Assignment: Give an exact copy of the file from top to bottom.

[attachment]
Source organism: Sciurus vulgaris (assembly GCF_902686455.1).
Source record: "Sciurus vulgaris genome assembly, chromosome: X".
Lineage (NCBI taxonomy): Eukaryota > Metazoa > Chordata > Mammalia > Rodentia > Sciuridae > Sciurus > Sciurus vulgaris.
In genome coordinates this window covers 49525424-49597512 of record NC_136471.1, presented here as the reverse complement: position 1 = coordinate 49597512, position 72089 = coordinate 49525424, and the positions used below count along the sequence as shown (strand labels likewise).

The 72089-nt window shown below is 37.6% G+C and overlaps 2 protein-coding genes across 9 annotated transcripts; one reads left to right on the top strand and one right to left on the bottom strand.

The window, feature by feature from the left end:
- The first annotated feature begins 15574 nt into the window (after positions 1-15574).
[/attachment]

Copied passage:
Source organism: Sciurus vulgaris (assembly GCF_902686455.1).
Source record: "Sciurus vulgaris genome assembly, chromosome: X".
Lineage (NCBI taxonomy): Eukaryota > Metazoa > Chordata > Mammalia > Rodentia > Sciuridae > Sciurus > Sciurus vulgaris.
In genome coordinates this window covers 49525424-49597512 of record NC_136471.1, presented here as the reverse complement: position 1 = coordinate 49597512, position 72089 = coordinate 49525424, and the positions used below count along the sequence as shown (strand labels likewise).

The 72089-nt window shown below is 37.6% G+C and overlaps 2 protein-coding genes across 9 annotated transcripts; one reads left to right on the top strand and one right to left on the bottom strand.

The window, feature by feature from the left end:
- The first annotated feature begins 15574 nt into the window (after positions 1-15574).